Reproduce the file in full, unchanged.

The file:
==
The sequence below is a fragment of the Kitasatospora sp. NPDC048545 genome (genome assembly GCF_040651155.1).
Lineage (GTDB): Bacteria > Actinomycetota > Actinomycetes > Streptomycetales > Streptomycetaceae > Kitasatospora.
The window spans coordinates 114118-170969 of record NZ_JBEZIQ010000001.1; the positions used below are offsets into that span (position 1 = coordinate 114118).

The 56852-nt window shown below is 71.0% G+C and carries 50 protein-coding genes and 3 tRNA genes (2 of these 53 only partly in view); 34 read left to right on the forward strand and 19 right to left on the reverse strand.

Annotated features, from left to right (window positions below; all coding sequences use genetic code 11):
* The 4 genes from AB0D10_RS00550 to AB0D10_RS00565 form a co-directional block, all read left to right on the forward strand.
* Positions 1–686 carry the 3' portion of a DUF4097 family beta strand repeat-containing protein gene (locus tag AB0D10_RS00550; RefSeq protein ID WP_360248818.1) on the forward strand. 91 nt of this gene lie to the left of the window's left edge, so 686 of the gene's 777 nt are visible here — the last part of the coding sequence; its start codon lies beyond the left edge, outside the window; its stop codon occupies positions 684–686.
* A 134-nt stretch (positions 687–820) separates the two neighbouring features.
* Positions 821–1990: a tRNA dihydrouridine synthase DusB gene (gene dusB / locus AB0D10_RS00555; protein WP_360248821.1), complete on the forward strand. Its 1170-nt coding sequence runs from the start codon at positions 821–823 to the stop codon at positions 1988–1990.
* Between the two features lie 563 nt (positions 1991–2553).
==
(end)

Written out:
The sequence below is a fragment of the Kitasatospora sp. NPDC048545 genome (genome assembly GCF_040651155.1).
Lineage (GTDB): Bacteria > Actinomycetota > Actinomycetes > Streptomycetales > Streptomycetaceae > Kitasatospora.
The window spans coordinates 114118-170969 of record NZ_JBEZIQ010000001.1; the positions used below are offsets into that span (position 1 = coordinate 114118).

The 56852-nt window shown below is 71.0% G+C and carries 50 protein-coding genes and 3 tRNA genes (2 of these 53 only partly in view); 34 read left to right on the forward strand and 19 right to left on the reverse strand.

Annotated features, from left to right (window positions below; all coding sequences use genetic code 11):
* The 4 genes from AB0D10_RS00550 to AB0D10_RS00565 form a co-directional block, all read left to right on the forward strand.
* Positions 1–686 carry the 3' portion of a DUF4097 family beta strand repeat-containing protein gene (locus tag AB0D10_RS00550; RefSeq protein ID WP_360248818.1) on the forward strand. 91 nt of this gene lie to the left of the window's left edge, so 686 of the gene's 777 nt are visible here — the last part of the coding sequence; its start codon lies beyond the left edge, outside the window; its stop codon occupies positions 684–686.
* A 134-nt stretch (positions 687–820) separates the two neighbouring features.
* Positions 821–1990: a tRNA dihydrouridine synthase DusB gene (gene dusB / locus AB0D10_RS00555; protein WP_360248821.1), complete on the forward strand. Its 1170-nt coding sequence runs from the start codon at positions 821–823 to the stop codon at positions 1988–1990.
* Between the two features lie 563 nt (positions 1991–2553).